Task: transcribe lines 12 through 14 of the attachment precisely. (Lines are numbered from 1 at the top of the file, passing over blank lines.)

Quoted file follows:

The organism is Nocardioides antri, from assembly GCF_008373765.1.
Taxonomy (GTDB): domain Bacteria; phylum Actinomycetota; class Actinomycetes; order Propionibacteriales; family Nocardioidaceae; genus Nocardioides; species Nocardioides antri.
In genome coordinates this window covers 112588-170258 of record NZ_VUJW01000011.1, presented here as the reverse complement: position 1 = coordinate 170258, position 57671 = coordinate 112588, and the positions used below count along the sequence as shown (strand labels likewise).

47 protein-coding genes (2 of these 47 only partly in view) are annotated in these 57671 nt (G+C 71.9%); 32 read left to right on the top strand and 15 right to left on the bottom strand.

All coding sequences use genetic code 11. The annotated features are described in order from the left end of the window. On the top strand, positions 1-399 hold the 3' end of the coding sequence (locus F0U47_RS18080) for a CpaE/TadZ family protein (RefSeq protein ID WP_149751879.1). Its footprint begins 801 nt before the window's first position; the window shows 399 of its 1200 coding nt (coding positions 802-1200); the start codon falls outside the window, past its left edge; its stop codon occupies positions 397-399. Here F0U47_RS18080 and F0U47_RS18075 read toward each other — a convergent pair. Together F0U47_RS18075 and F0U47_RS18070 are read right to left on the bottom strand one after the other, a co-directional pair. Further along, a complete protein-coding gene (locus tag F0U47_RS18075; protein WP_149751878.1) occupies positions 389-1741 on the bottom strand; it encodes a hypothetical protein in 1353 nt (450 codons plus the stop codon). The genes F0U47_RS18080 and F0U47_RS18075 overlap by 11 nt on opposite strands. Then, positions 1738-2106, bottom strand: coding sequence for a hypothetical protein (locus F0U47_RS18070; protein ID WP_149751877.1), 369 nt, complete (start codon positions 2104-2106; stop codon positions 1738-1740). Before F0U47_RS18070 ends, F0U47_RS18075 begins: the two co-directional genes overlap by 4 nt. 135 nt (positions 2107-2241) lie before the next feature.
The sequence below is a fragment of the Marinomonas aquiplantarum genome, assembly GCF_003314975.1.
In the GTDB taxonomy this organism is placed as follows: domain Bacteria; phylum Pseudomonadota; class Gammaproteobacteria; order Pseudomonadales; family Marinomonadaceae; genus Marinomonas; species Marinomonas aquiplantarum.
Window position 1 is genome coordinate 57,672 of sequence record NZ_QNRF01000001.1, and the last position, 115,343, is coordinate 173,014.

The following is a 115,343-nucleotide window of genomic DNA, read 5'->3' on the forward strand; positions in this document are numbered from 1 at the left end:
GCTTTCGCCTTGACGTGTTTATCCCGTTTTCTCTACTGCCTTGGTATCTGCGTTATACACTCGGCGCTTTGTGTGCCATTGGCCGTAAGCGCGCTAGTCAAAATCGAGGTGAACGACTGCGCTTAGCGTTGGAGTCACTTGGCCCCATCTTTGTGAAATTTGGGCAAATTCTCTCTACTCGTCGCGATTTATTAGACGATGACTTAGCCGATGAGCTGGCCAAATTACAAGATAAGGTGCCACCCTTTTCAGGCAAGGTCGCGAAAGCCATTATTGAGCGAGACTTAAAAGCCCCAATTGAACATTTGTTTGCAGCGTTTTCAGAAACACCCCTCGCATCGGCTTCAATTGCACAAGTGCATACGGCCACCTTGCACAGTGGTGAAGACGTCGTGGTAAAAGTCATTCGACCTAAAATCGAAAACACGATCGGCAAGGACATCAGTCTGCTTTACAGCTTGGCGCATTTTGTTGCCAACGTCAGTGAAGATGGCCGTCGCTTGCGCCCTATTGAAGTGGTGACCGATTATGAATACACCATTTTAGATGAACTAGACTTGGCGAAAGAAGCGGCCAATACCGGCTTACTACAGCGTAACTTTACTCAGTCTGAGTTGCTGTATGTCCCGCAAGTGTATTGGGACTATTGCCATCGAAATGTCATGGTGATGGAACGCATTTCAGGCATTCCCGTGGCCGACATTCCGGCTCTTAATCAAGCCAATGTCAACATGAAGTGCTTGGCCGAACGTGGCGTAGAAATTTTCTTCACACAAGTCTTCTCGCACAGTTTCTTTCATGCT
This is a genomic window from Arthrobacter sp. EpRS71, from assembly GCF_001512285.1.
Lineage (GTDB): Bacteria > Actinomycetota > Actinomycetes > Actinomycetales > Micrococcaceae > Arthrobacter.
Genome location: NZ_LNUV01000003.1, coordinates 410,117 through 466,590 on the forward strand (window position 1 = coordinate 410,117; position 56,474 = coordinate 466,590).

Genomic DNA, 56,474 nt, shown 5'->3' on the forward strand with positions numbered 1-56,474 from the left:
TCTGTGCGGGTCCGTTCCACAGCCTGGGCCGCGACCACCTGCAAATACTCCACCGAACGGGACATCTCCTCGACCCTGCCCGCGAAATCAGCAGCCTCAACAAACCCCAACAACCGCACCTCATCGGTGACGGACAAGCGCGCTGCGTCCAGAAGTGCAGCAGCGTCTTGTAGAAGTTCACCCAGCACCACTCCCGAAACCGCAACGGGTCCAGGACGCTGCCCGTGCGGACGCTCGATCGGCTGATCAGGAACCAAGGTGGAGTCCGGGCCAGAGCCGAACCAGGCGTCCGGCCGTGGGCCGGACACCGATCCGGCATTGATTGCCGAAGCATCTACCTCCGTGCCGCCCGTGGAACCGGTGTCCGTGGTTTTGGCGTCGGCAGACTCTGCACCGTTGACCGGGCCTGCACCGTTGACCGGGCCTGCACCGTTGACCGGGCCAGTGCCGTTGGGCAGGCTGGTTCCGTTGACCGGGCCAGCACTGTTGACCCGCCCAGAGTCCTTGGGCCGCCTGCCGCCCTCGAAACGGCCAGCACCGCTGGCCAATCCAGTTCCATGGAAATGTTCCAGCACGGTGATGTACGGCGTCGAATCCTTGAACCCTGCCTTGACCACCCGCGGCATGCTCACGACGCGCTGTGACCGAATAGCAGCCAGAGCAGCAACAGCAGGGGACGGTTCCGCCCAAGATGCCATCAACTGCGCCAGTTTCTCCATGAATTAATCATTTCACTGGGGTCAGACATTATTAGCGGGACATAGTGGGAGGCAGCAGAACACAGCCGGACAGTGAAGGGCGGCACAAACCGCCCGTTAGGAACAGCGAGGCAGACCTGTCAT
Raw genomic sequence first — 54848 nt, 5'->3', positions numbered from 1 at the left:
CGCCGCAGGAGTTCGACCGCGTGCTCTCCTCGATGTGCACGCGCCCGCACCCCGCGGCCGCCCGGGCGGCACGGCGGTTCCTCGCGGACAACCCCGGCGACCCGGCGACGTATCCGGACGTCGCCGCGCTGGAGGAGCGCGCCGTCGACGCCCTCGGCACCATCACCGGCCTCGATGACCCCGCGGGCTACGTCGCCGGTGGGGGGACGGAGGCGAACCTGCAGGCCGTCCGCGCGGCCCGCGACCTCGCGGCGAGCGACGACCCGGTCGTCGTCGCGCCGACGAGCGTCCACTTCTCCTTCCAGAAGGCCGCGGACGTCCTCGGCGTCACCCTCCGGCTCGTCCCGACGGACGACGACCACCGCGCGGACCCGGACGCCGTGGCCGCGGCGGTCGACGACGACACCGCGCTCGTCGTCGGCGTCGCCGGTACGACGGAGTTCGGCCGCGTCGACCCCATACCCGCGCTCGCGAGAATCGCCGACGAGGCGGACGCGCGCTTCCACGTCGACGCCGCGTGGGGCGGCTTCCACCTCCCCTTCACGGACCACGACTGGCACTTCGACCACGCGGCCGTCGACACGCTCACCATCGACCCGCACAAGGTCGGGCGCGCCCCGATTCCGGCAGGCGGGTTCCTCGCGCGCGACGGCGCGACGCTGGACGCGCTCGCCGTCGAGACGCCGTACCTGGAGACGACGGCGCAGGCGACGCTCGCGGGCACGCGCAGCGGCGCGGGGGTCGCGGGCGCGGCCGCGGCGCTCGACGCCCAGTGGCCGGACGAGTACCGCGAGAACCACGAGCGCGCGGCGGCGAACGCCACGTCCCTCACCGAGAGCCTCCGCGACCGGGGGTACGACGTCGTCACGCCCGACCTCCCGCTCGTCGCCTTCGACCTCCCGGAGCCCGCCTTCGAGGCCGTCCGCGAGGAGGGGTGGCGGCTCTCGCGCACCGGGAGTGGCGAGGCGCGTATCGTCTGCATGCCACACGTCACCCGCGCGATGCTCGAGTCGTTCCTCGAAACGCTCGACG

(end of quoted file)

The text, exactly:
Lineage (GTDB): Bacteria > Actinomycetota > Actinomycetes > Actinomycetales > Micrococcaceae > Arthrobacter.
Genome location: NZ_LNUV01000003.1, coordinates 410,117 through 466,590 on the forward strand (window position 1 = coordinate 410,117; position 56,474 = coordinate 466,590).

Genomic DNA, 56,474 nt, shown 5'->3' on the forward strand with positions numbered 1-56,474 from the left: